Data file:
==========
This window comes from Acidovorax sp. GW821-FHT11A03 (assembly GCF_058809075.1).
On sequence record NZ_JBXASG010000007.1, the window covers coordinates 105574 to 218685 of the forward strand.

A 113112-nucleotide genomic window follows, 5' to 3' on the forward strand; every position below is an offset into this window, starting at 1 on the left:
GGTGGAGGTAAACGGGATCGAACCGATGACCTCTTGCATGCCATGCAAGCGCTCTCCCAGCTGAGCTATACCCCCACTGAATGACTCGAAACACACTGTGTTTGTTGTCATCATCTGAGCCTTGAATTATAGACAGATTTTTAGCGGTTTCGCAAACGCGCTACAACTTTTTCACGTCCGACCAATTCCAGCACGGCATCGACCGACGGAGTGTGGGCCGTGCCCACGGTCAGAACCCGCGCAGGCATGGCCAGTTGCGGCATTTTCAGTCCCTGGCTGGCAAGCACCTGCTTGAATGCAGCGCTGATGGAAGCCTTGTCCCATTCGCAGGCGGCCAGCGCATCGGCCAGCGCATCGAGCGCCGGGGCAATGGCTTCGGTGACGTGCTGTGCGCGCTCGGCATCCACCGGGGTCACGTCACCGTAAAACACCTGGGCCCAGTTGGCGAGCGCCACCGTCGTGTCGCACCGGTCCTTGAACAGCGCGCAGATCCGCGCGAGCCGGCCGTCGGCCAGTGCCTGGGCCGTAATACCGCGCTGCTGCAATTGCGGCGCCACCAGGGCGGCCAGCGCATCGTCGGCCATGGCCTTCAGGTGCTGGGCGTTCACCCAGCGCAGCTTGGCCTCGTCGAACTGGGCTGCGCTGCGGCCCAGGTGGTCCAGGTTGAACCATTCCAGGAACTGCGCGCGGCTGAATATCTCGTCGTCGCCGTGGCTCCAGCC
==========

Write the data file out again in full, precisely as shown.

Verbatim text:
This window comes from Acidovorax sp. GW821-FHT11A03 (assembly GCF_058809075.1).
On sequence record NZ_JBXASG010000007.1, the window covers coordinates 105574 to 218685 of the forward strand.

A 113112-nucleotide genomic window follows, 5' to 3' on the forward strand; every position below is an offset into this window, starting at 1 on the left:
GGTGGAGGTAAACGGGATCGAACCGATGACCTCTTGCATGCCATGCAAGCGCTCTCCCAGCTGAGCTATACCCCCACTGAATGACTCGAAACACACTGTGTTTGTTGTCATCATCTGAGCCTTGAATTATAGACAGATTTTTAGCGGTTTCGCAAACGCGCTACAACTTTTTCACGTCCGACCAATTCCAGCACGGCATCGACCGACGGAGTGTGGGCCGTGCCCACGGTCAGAACCCGCGCAGGCATGGCCAGTTGCGGCATTTTCAGTCCCTGGCTGGCAAGCACCTGCTTGAATGCAGCGCTGATGGAAGCCTTGTCCCATTCGCAGGCGGCCAGCGCATCGGCCAGCGCATCGAGCGCCGGGGCAATGGCTTCGGTGACGTGCTGTGCGCGCTCGGCATCCACCGGGGTCACGTCACCGTAAAACACCTGGGCCCAGTTGGCGAGCGCCACCGTCGTGTCGCACCGGTCCTTGAACAGCGCGCAGATCCGCGCGAGCCGGCCGTCGGCCAGTGCCTGGGCCGTAATACCGCGCTGCTGCAATTGCGGCGCCACCAGGGCGGCCAGCGCATCGTCGGCCATGGCCTTCAGGTGCTGGGCGTTCACCCAGCGCAGCTTGGCCTCGTCGAACTGGGCTGCGCTGCGGCCCAGGTGGTCCAGGTTGAACCATTCCAGGAACTGCGCGCGGCTGAATATCTCGTCGTCGCCGTGGCTCCAGCC